“What previous experience tells us is that if there’s a crisis, then there’s a risk of increased exposure to violence,” says Laura Korhonen, Head of Department for Barnafrid, a national knowledge centre at Linköping University.
At the same time, the risk of spreading infection makes it more difficult to attend courses to learn more about the issue. Last week, the government decided to commission Barnafrid to digitalise a skills development program on psychiatric trauma care for children. It is aimed at staff working with mental illness among children, in primary care or in child and adolescent psychiatry (BUP).
The spread of COVID-19 has meant that the healthcare system is severely burdened, the government writes in the decision, noting that “At present, healthcare personnel are not able to show up for training courses in person.”
Laura Korhonen, Professor of Child and Adolescent Psychiatry. Photo credit Ulrik Svedin - LiUAccording to Laura Korhonen, this is a problem that personnel in areas such as Värmland and Norrland have already experienced.
“Previous discussion has focussed on there being a need for equal access to trauma care across the country. Covid illustrates this need even more clearly,” Korhonen says.
Barnafrid has already taken on board a government assignment to develop education on the subject. In September, a digitalised basic programme is to be launched, free of charge and of about three hours’ duration. It is aimed at all professional groups working with children.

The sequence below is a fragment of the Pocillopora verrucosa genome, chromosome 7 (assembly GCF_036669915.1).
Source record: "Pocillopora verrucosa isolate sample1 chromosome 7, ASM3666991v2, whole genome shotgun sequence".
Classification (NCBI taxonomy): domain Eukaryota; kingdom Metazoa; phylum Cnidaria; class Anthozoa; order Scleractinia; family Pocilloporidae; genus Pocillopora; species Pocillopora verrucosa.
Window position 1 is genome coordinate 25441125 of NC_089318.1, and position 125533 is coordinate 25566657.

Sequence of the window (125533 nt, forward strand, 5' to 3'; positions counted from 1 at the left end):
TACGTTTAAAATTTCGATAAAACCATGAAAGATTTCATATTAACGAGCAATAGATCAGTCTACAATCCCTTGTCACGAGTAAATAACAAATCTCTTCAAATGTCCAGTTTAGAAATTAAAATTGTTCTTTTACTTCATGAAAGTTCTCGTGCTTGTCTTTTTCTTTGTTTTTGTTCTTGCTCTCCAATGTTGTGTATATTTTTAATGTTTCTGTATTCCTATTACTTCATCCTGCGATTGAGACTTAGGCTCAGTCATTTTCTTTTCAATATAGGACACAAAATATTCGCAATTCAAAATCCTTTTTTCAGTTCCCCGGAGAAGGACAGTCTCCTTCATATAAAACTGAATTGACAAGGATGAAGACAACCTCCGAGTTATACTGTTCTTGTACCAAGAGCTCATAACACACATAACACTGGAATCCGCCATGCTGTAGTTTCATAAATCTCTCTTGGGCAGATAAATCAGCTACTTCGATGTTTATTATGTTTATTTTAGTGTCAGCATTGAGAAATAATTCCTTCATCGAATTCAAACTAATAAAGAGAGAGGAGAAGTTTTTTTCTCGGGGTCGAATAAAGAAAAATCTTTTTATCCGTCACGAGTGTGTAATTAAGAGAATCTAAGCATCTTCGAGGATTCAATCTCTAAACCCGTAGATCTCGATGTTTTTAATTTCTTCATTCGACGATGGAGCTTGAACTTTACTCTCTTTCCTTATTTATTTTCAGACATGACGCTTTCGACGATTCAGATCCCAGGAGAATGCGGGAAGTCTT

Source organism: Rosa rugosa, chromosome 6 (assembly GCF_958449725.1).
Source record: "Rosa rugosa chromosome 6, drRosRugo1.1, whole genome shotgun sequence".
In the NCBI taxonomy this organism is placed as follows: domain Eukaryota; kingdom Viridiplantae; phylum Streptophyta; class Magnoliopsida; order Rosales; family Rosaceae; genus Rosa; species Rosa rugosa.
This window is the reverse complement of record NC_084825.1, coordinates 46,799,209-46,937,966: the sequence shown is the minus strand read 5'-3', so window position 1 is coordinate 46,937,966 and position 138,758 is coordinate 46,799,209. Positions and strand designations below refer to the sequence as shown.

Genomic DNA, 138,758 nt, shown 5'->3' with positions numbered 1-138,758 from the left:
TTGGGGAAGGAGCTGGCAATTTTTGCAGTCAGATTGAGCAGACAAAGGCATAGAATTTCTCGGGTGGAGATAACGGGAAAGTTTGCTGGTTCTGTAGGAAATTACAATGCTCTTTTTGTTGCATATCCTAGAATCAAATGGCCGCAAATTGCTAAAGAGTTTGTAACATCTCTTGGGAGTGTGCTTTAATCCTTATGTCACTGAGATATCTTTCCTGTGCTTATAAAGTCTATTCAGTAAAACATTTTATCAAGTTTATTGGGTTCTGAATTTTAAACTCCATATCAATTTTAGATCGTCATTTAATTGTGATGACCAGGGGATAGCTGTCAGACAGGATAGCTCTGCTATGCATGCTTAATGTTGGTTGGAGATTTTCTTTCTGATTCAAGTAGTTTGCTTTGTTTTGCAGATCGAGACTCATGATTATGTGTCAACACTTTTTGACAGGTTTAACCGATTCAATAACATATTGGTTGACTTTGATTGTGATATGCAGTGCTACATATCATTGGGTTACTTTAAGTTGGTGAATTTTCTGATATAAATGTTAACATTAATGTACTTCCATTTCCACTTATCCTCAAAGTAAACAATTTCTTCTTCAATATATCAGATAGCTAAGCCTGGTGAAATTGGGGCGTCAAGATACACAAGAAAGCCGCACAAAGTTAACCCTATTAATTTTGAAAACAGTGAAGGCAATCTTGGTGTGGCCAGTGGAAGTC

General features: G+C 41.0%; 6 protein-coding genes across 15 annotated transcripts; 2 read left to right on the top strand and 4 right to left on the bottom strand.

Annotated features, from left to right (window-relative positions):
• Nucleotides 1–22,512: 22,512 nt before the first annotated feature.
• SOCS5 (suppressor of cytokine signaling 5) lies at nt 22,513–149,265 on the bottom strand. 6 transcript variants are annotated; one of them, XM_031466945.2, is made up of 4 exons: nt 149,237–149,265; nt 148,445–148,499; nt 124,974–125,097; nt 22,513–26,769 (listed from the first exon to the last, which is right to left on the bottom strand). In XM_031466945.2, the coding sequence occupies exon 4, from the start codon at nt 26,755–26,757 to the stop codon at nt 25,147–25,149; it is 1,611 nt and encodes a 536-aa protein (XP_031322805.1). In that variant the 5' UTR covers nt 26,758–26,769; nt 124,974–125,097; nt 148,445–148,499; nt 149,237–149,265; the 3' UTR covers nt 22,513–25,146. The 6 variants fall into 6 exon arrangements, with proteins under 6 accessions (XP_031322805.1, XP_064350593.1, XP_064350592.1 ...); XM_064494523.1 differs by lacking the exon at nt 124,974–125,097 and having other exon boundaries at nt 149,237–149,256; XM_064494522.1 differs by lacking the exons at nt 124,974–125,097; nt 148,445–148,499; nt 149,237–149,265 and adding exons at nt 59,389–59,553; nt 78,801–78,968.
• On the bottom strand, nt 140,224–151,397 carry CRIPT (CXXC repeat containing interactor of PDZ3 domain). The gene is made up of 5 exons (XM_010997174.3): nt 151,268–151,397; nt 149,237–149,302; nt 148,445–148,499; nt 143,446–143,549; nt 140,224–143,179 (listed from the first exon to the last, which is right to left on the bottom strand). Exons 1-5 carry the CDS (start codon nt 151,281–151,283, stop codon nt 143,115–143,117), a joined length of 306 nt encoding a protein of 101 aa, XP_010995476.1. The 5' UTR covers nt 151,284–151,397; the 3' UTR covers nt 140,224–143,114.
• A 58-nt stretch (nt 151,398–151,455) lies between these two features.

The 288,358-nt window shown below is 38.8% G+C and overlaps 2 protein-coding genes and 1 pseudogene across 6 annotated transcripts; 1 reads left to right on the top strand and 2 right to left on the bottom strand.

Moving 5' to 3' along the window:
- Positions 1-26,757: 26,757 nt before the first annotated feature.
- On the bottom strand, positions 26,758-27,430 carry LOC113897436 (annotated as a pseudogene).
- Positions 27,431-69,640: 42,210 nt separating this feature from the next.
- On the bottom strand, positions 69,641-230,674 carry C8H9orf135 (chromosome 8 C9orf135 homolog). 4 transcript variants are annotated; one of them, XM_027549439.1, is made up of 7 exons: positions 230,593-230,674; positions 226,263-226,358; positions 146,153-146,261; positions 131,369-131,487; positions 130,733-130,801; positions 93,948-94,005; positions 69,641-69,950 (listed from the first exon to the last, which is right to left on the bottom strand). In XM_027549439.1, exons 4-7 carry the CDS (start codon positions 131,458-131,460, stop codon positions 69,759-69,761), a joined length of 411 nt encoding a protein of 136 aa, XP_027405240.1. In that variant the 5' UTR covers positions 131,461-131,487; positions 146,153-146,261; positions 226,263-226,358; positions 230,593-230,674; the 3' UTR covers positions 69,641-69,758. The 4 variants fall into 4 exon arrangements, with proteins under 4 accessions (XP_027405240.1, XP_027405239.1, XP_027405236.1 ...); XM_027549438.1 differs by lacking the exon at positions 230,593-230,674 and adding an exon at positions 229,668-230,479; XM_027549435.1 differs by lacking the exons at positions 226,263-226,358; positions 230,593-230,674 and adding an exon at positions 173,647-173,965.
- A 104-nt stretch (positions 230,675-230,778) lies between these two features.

“What’s so difficult with violence is that you have to know where to look,” says Laura Korhonen.
It is easy to see a bruise, but other types of abuse may be more difficult to identify. Laura Korhonen gives the example of a child who does not come to the health centre, who is often absent from school and may be subject to neglect.
“In this case, there’s the risk of believing you’re not dealing with a child exposed to violence,” she says.
The courses also contain sections on, among other things, children seeking refuge, physical abuse and how to talk about violence with children. According to Korhonen, knowledge of such issues varies greatly across the healthcare service.
“At BUP we have trauma units and the level of knowledge is of course good, but in other places there might, for example, be many new members of staff who do not know what screening tools to use,” she says.
Last week’s government decision points out that children and adolescents who have been exposed to trauma are a particularly vulnerable group. Whether the corona crisis has increased their vulnerability is, however, unclear, according to Laura Korhonen.
This article is published at this site by permission from the Swedish medical news magazine Dagens Medicin.
Here is the article at www.dagensmedicin.se